In August 2002 Health Canada issued a stop-sale order for kava (Piper methysticum) products in Canada. Citing a handful of reports of liver damage associated with prolonged kava use, the Canadian regulatory agency decided to remove all kava-containing products, including the raw herb, from the Canadian market.
To many the claim that kava causes liver damage does not square with the fact that kava has been in use for centuries as a traditional ceremonial beverage in the South Pacific Islands. The typical quantities consumed in the South Pacific far exceed normal doses of kava products sold in Canadian stores before the ban. If kava were damaging to the liver then it stands to reason to expect that evidence of liver damage would be widespread in the South Pacific were kava is consumed; but no evidence of unusual rates of liver damage where kava is traditionally used has surfaced.
Why kava products suddenly became suspect as a liver toxin is a matter of speculation. Some argue that the manufactured products are concentrated in a manner that differs greatly from the traditional practice. Commercial kava products are extracted using organic solvents such as benzene, while the traditional extraction involves a process of oral mastication and fermentation in water.
The aim of manufacturers is to maximize the kavalactones content in their products because kavalactones are presumed to be the active constituents in kava. But the use of a completely different solvent in the manufacture of kava products carries the risk that other active compounds besides kavalactones are either excluded or included, thereby changing the fundamental properties of the extract. Little is known about this effect and its possible role in reported cases of liver damage associated with kava use.
University of Hawaii researchers think that a substance found in stem peelings and leaves may be the culprit. The stem peelings and leaves contain an alkaloid called pipermethystine which is not found in the roots traditionally used in the Pacific. Tests show that pipermethystine causes a "strong negative effect" on liver cell cultures. According to an April 2003 report in The Honolulu Advertiser, stem peelings are a waste product normally discarded by users in the Pacific. However the peelings were found to contain high levels of kavalactones and pharmaceutical companies eagerly bought them from traders. But even if the UH researchers are right, it could take years and millions of dollars before kava is accepted as safe by the regulatory authorities.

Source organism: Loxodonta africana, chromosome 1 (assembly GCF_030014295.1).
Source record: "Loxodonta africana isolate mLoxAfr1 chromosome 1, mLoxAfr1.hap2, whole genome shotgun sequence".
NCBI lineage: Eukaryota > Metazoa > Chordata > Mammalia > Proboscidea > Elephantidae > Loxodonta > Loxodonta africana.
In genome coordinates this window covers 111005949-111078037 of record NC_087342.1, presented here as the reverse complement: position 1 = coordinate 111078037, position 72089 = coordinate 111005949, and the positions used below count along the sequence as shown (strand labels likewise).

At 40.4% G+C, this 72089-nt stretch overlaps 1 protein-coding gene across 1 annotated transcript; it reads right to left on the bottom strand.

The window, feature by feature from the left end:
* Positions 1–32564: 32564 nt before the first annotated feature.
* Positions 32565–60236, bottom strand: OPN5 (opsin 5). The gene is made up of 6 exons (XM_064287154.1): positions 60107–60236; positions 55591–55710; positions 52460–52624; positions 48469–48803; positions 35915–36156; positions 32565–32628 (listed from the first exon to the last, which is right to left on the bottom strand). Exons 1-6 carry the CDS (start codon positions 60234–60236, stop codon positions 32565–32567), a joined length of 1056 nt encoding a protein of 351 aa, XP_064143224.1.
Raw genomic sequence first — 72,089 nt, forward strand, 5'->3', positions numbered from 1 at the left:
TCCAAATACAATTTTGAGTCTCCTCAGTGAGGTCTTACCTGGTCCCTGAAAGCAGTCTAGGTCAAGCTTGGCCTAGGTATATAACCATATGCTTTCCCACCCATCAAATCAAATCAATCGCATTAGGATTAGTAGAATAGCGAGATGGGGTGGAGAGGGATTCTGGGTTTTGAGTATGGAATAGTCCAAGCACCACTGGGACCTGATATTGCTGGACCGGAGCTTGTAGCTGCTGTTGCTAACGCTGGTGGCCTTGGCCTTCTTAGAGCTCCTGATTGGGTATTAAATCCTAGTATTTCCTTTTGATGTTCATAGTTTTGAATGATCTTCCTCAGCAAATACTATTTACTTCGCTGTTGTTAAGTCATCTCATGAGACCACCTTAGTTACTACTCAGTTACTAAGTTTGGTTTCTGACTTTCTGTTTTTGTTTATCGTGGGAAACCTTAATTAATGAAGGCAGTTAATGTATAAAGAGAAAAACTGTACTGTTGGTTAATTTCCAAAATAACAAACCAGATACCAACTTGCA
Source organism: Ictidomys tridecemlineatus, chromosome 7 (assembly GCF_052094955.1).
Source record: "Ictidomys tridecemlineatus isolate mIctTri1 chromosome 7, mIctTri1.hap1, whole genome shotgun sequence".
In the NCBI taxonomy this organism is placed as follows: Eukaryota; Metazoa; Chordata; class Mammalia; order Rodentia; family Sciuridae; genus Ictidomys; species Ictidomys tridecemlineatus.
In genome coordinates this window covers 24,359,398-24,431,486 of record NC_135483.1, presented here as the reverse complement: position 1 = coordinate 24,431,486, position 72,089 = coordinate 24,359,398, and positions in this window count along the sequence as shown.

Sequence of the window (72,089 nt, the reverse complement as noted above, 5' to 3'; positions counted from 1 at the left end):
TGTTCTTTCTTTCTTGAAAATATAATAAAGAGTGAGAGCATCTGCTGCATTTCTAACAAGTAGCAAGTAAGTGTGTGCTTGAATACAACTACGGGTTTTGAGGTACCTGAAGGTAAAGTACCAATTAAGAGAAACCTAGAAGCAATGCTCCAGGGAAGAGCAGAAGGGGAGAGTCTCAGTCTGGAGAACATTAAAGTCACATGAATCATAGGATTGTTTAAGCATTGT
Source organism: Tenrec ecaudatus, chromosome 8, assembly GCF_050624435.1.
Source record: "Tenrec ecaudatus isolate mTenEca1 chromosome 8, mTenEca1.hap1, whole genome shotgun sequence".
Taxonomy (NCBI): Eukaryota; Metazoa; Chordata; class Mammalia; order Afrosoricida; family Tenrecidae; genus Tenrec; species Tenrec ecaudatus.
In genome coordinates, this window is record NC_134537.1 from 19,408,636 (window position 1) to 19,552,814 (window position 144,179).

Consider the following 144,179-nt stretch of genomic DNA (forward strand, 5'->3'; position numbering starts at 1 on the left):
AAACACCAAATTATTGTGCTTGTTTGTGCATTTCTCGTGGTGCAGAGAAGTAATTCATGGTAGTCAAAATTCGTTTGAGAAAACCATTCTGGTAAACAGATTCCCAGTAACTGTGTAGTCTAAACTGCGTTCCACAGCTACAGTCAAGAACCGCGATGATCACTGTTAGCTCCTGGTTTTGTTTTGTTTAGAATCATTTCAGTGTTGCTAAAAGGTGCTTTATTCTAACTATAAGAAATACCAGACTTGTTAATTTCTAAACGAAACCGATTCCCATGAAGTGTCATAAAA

Even with the use of manufactured kava products the risk of liver damage may actually be far less than that of other commonly ingested compounds. The Canadian Health Food Association (CHFA) has pointed out that acetaminophen, the widely consumed analgesic found in over-the-counter drugs such as Advil and Tylenol, is also damaging to the liver. As the CHFA says in its March 2003 release, there are over 200 deaths in the United States each year from acute liver failure associated with acetaminophen overdose. Yet, Health Canada has chosen only to issue an advisory on acetaminophen use, while its ban of kava is far more harsh. So far only a potential risk of liver damage has been associated with kava use, and although three deaths worldwide have been linked to kava use, those deaths were not proven to have been caused by kava.
The CHFA argues that any risk of kava use should be managed the same way that acetaminophen use is managed: by appropriate labelling so consumers can make an informed choice about the use of kava. The CHFA goes on to suggest that alcohol and even grapefruit are more damaging to the liver than kava may be; yet these products remain on the market. Because alcohol and grapefruit consumption is so widespread Health Canada’s ban is out of proportion to the greater overall risk that these products present to the public.
Health Canada’s ban of kava means that a valuable herb clinically proven to provide short-term relief from anxiety and depression is now unavailable to professional herbalists and to the public. Herbalists believe that, at the very least, the raw herb, unaltered by any manufacturing process, should be remain on the market.
Germany Lifts Kava Ban
Germany, one of the first countries to ban kava, has decided in May 2005 to lift its ban. According to Herbalgram, the German Federal Institute for Drugs and Medical Devices, acting on "persistant appeals" from kava producers, decided for "reasons of appropriateness" the ban was no longer warranted.
The repeal does not mean that kava products are free to be sold in Germany again; it only removes a categorical licensing ban on kava product registrations. Manufacturers still have to apply for new product registrations even if they had products previously registered before the ban. There is no assurance yet that the bar has been lowered enough to win approval.
The repeal of the ban is a very positive development in what Richters maintains is a grossly unfair treatment of a valuable medicinal herb. We are hopeful that other countries will follow the German lead, as they did when Germany first banned kava in 2002.
[Updated July 5, 2005]